Brexit, coronavirus and real estate

A nearly empty Chinatown in London at the weekend after the prime minister said that Covid-19 "is the worst public health crisis for a generation"

FOR the last four years the UK political climate has been dominated by Brexit, with newspaper and TV journalists feasting on the debate.

The lack of clarity surrounding Brexit has delayed decision making and has undoubtedly had a detrimental effect on our economy.

But since the turn of the year, whether you agree or disagree with the Brexit vote, the fact that a decision has been made and that we now have some political stability both locally and nationally, has helped boost interest in the commercial property market in Northern Ireland with new entrants once again looking at our market. Just as we are starting to get a bit of momentum in our market the next challenge arrives - coronavirus.

Coronavirus, or Covid-19 as it has become known, originated in China but has now spread across the globe. The World Health Organisation has declared it a global health emergency and governments in many countries are putting in place action plans to respond to the ongoing outbreak. Italy most notably is in lockdown and cases have now been reported here - both north and south of the border.

The coronavirus spread and response remains an evolving situation due to the unknowns surrounding the duration and extent of its spread. Its impact is also hard to predict. Inevitably in the short term there will be delays in decision making for leasing and investment as well as a short-term reduction in demand.

We will know more about the potential longer-term impacts on real estate when we have greater clarity on the extent and duration of the outbreak, and the related response from consumers, businesses and government.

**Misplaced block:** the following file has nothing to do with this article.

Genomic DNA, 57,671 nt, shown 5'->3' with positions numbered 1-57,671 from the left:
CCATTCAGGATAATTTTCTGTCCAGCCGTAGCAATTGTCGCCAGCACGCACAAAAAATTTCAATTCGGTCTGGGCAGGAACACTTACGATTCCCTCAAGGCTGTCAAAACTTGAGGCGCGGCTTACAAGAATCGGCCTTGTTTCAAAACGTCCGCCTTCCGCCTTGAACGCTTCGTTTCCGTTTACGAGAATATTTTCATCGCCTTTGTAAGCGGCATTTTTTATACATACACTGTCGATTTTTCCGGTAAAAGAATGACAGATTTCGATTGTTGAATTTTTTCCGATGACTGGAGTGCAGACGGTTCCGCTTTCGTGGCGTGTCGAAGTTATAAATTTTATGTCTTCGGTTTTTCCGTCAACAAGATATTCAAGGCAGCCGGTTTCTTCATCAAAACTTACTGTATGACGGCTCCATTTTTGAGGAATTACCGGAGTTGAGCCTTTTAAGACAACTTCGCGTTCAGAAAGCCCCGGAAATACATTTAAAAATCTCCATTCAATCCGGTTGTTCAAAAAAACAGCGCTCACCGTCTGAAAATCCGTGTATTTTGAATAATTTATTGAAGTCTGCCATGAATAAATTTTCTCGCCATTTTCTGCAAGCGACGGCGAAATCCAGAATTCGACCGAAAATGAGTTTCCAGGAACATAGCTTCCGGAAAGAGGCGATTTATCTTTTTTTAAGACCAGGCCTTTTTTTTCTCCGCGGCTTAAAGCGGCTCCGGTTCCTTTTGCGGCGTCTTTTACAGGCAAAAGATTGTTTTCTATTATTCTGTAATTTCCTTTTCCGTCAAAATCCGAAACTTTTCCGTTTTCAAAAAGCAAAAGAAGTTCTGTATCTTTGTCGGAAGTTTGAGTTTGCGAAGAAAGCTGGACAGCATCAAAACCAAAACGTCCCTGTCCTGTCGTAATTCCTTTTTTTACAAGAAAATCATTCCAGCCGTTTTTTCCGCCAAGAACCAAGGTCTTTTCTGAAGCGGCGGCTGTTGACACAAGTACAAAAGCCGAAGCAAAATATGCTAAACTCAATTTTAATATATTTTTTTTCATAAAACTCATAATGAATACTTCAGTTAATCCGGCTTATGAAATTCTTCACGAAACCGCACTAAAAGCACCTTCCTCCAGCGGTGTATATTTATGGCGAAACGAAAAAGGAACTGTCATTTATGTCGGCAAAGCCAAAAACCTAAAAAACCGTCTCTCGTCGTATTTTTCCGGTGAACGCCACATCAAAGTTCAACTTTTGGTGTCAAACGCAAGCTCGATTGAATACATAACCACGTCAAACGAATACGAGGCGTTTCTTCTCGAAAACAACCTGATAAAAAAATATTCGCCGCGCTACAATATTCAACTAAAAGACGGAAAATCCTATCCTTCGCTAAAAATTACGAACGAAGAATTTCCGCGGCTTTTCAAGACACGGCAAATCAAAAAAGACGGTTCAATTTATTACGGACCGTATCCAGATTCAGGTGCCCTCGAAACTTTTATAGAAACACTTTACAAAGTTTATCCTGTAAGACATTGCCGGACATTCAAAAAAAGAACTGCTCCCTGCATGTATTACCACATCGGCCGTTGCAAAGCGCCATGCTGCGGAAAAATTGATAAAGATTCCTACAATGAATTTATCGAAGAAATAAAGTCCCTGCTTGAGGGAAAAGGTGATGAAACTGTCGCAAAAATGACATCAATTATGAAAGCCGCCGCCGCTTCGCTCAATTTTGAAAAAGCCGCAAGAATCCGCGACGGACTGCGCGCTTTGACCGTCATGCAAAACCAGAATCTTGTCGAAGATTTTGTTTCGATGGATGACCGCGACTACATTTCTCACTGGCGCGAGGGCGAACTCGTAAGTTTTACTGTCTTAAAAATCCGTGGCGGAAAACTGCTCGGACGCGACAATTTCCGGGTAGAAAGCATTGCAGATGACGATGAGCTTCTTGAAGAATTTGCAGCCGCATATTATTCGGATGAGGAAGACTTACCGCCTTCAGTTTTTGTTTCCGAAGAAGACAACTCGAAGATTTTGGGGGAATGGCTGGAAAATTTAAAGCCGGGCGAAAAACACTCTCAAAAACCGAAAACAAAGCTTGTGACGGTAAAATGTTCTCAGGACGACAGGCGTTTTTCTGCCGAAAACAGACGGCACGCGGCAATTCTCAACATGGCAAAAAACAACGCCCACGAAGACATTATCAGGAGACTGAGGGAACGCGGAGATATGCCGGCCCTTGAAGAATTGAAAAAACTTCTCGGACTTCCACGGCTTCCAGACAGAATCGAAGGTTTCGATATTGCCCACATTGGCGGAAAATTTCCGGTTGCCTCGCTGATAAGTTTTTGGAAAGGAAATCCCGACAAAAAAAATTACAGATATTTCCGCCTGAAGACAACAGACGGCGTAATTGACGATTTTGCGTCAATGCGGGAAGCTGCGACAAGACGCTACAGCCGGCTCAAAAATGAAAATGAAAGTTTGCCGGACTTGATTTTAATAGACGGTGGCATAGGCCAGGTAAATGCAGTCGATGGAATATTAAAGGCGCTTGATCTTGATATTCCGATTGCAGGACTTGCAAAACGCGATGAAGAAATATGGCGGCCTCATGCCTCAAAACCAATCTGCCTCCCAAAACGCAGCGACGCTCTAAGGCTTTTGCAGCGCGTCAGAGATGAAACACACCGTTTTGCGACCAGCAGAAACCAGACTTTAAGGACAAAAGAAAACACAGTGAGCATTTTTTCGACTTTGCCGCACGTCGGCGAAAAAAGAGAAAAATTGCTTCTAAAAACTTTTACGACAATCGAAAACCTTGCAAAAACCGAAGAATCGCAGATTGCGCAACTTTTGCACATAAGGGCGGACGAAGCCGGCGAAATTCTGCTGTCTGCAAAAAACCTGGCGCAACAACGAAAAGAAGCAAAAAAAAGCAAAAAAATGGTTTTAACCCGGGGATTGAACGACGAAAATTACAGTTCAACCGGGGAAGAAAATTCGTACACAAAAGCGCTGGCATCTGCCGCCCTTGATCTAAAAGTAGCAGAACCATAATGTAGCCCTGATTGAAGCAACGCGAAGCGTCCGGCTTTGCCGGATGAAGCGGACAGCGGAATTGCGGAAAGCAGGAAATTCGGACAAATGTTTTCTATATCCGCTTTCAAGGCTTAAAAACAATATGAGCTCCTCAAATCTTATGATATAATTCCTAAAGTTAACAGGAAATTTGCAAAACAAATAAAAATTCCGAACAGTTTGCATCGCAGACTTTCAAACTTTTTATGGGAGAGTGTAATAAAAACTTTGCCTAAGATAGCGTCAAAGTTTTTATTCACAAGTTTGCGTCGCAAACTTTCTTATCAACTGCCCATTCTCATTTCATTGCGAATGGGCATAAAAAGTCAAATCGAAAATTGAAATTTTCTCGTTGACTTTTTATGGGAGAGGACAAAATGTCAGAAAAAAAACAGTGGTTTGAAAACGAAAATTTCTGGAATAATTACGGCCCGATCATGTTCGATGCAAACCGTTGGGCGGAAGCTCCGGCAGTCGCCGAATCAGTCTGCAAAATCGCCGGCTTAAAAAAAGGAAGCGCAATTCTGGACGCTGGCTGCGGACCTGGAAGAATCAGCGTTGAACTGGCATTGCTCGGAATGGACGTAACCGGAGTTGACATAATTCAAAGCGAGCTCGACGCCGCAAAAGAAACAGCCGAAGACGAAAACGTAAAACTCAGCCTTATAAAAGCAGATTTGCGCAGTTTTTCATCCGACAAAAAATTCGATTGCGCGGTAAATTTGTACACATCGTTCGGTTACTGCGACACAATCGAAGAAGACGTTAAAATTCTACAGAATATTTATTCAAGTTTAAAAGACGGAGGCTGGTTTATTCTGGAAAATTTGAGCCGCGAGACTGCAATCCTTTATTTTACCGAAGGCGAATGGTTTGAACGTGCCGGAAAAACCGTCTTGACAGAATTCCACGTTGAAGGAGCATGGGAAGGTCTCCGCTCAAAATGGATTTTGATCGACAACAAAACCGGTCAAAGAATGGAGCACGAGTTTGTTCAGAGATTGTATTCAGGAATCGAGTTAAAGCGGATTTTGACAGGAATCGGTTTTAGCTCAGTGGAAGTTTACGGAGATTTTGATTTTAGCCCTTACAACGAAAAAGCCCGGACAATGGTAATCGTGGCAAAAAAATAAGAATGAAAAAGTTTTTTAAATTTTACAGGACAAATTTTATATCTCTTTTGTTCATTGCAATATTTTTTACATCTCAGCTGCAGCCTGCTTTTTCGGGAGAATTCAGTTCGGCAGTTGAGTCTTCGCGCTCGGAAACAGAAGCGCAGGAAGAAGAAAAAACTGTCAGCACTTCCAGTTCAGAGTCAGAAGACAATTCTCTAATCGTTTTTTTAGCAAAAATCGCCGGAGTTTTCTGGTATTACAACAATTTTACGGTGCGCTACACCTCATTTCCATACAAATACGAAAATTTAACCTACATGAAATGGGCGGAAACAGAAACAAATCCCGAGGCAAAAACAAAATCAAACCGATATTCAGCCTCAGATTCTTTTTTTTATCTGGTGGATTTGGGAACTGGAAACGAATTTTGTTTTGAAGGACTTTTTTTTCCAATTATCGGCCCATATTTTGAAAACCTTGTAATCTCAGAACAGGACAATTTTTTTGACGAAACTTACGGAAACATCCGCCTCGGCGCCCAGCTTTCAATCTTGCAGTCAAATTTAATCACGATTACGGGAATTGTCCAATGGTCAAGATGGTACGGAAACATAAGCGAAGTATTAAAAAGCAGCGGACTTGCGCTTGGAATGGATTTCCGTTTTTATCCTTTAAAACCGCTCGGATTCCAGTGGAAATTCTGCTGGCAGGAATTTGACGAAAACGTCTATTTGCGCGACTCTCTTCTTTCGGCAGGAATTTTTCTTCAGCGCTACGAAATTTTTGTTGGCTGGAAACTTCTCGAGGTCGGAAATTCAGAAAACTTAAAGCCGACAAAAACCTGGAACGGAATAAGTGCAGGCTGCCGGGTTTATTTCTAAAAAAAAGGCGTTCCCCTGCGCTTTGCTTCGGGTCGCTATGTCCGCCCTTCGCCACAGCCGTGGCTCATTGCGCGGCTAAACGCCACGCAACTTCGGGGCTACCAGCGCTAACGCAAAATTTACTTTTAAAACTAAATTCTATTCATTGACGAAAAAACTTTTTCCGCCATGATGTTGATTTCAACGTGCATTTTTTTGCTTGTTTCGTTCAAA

We are in uncharted territory at the moment but the advice to those in the real estate sector must be to try and be as prepared as possible for further disruption by checking the terms of contracts and lease agreements which may be impacted by closures or delays and enter into a dialogue with suppliers, customers and tenants to see what business continuity plans are in place.

Practical steps include; reviewing business continuity plans and IT systems to ensure connectivity and capacity, encouraging remote or home-working for employees if possible, encouraging staff to cut down on travelling to meetings unless they are particularly necessary – even between their own offices, arranging for laptops to be taken home on a pre-emptive basis, keeping up to date with the latest guidelines issued by the WHO and UK government and providing enhanced cleaning measures to frequently touched surfaces.

As for real estate, history tells us that those involved in real estate normally plan to hold property as long term assets and therefore investments in property are well placed to weather isolated shocks to the economy, wherever these may come from.

:: Declan Flynn is managing director of Lisney in Belfast

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